Ghana – Sunday – food for thought

It would be good to say that, as we are a group of Christians, we really enjoyed church this morning, however as we didn’t go, I cannot. Instead the early part of the morning was pretty much what I predicted, a leisurely rise, a dip in the pool, a stroll along the palm-fringed beach, a shower and then breakfast. Ah, breakfast…..cornflakes, hard boiled eggs,mood bread, pancakes and maple syrup (!), muffin and marmalade…..was my lot. Christine had porridge, but there was an enormous array of hot dishes if we’d wanted them. Fresh fruit was on offer and of course fruit juice, which was something called Bissap which Mr Google does not recognise. It was very good tasting a little like very concentrated black currant juice, but with an underlying dryness, if that makes sense. If anyone can suggest what this might be, I’d be interested to hear! Of course, the real excitement was reserved for the coffee which was the proper stuff. For some of us nearly a week without percolated coffee had left us twitching and drooling. Our addiction was at last met and there is the prospect of another fix tomorrow!

I went for a wander after breakfast on the 18 hole golf course. I met the crocodiles, safely enclosed behind a large wall and spent some time photographing weaver birds high up in the coconut palms and a range of other birds I struggled to identify, although kites and vultures also featured.

We drove away about 10.15 and went in the direction of Cape Coast, to the headquarters of Global Mamas, a Fairtrade craft workshop. It was set up in 2003 it’s mission is to create a life of prosperity for women in Africa and their families. The organisation employs 65 professional staff and over 400 craft producers. The women own their own businesses, taking orders for their work from the Global Mamas’ HQ. They then go back to their workshops and bring items back to the HQ for quality control. Only class 1 goods go for export. GM has stores in Accra and Minneapolis, shops they supply all around the world, and an online shop as well. They also look for volunteers with particular skills such as computing, finance and marketing to help them for short periods of time. As a Fairtrade organisation they are ransparent and accountable to their workers. They also offer them a fair price for their products and help them to grow in confidence. 80% of the takings go to the women while 20% pays for the running of the organisation. They hope to expand to other African countries in the future. We are going back their tomorrow to learn Batik (and I dare say, buy some).

Global Mamas had organised a Ghanian cookery course for us, so off we went to a rather unprepossessing area of town where we were ushered in to a very hot shack. It became clear that this was a local restaurant and presence of a speaker a family of four could live in, suggested the place probably hopped. Luckily all was quiet while we were there, apart from the occasional loudspeaker van canvassing votes for the presidential election.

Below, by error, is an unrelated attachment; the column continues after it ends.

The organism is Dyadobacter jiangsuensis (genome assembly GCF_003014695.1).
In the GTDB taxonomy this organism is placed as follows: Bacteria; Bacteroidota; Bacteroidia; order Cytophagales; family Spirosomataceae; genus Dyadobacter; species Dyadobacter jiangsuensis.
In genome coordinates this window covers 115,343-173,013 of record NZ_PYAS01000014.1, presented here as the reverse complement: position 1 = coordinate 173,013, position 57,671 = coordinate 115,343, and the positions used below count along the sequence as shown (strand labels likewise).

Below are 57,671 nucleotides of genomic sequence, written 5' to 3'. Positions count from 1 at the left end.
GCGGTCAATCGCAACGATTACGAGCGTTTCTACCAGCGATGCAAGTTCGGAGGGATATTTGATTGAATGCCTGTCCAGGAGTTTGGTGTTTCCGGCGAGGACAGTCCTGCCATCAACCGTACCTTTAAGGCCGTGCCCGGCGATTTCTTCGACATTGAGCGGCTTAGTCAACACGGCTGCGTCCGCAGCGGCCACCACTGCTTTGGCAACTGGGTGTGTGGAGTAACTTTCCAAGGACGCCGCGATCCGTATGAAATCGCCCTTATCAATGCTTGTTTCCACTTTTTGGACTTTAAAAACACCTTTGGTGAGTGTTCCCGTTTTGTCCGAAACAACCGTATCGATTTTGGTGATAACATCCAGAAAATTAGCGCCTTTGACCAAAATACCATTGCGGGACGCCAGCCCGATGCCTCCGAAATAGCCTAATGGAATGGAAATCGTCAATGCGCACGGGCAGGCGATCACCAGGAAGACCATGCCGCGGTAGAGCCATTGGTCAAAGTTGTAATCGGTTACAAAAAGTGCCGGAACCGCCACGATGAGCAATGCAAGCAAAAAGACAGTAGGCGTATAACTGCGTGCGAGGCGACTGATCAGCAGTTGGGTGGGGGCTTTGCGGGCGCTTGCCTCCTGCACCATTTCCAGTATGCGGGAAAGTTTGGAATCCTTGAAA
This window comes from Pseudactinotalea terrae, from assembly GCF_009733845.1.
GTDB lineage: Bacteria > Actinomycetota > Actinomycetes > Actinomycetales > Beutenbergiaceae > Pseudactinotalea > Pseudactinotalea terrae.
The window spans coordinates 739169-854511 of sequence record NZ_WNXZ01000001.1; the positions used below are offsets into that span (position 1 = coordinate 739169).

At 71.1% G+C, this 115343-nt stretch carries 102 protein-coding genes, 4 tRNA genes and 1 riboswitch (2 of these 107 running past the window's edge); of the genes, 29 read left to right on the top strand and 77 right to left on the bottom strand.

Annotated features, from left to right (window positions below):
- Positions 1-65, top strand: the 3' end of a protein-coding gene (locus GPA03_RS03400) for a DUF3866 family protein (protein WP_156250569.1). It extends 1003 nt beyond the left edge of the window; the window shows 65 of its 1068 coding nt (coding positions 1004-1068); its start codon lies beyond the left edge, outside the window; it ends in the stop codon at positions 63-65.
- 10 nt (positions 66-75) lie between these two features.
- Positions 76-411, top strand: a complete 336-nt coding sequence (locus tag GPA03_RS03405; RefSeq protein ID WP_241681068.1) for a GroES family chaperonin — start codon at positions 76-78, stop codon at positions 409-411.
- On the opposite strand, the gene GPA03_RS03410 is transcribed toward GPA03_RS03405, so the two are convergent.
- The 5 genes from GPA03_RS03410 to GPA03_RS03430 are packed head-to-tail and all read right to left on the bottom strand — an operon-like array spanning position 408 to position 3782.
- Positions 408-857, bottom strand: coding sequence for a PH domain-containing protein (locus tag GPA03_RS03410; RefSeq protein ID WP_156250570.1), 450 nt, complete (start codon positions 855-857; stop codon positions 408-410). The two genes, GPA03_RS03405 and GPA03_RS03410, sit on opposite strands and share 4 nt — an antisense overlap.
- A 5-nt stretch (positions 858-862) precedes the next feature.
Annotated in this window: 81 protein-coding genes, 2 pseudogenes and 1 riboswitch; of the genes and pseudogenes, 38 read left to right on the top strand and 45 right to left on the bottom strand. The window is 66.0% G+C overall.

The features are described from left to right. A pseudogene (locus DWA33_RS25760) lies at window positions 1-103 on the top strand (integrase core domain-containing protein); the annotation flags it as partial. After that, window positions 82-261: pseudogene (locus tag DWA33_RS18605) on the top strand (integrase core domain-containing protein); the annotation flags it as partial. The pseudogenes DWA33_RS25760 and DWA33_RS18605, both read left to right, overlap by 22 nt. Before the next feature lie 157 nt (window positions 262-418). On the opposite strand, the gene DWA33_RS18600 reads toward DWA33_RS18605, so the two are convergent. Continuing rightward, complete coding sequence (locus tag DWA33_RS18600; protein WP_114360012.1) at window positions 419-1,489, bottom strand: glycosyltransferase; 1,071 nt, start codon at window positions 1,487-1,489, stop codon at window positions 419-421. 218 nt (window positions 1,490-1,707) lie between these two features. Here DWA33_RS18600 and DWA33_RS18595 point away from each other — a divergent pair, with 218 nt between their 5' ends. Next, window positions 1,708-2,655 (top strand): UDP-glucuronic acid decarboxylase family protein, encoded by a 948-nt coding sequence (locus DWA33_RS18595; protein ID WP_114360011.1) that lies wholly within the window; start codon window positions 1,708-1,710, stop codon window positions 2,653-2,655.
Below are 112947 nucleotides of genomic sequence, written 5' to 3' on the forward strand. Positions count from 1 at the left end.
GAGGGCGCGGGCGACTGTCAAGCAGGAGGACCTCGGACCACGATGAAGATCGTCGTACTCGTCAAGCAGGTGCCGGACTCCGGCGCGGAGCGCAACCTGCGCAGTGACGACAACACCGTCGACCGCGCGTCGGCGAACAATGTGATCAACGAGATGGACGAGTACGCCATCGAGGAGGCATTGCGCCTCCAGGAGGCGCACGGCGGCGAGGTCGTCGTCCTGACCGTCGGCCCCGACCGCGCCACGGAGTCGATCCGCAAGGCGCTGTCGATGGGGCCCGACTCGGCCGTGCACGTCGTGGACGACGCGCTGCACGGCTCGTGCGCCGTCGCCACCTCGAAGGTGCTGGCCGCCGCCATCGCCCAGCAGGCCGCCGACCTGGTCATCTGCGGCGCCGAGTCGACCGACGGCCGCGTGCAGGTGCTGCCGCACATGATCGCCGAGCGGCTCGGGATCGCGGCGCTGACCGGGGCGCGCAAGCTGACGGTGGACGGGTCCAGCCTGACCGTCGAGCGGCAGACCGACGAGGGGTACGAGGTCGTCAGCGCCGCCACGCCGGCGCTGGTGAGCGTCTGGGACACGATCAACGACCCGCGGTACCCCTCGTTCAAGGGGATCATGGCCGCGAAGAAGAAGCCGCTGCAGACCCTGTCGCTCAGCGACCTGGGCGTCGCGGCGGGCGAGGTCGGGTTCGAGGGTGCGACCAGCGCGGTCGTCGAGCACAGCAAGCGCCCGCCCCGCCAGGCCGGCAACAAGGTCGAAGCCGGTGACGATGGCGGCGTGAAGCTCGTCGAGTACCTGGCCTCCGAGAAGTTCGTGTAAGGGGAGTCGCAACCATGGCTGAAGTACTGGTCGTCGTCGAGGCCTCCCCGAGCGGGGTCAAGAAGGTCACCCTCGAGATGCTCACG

Esi , our Ghanaian Delia, set to work, showing us how to peel and chop cassava, plantain and yam. Then tomatoes, onions and ginger were chopped and the various sauces prepared. I stood by a pan full of Palm oil and fried the plantain. The charcoal fires give out a ferocious heat and the temperature in the hut was hot enough before we started. Esi then set about making fu-fu a mixture of plantain and cassava cooked and then beaten in a pastel and mortar until it submits, rolls over and forms a sort of dough. I drove the pestle up and down while Esi risked her fingers by turning the fu-fu with her hands as I made the up stroke, all the time urging me to go faster. Amazingly she still had a complete hand after several of us had had a go!

The temperature was rising and wonderful smells filled the air, but some were getting hungry. All together it took about three hours to prepare the meal we then sat down to eat. Unfortunately my upset stomach meant that I hadn’t got much if an appetite, but I tucked into the peanut soup which was delicious. The fu-fu went with it and although it is a disconcerting texture, it was actually quite acceptable. The palaver sauce was also very good, but I did balk at the boiled yam. All in all it was very good and we now have the recipes, so be warned, friends, you may be in for a Ghanaian dining experience!

After we had eaten and said our goodbyes it was clear that Nathan was keen to take us on a walking tour of Elmina. Most of us declined, but Christine, being a real trouper volunteered to go along with Louise, while the rest of us went back to the Coconut Grove. Our room had been cleaned and our cleaner had left a work of art on our bed…..beautiful!image

I showered, took some photos and then, when Christine returned we went for a swim. The crocodiles were due to be fed at 5.00, so we wandered over to watch, but by 5.20 it was clear that the crocs. were going hungry. Furthermore cocktail hour was approaching. We’d agreed to meet at 6.00 for cocktails on the edge of the beach. Christine had a piña Colada and I had my first Mojito….it will not be my last! Dinner to the sound of crashing waves, brought the day to a perfect end. We do not want to leave this place, but alas tomorrow we head for the Big Apple (Accra).

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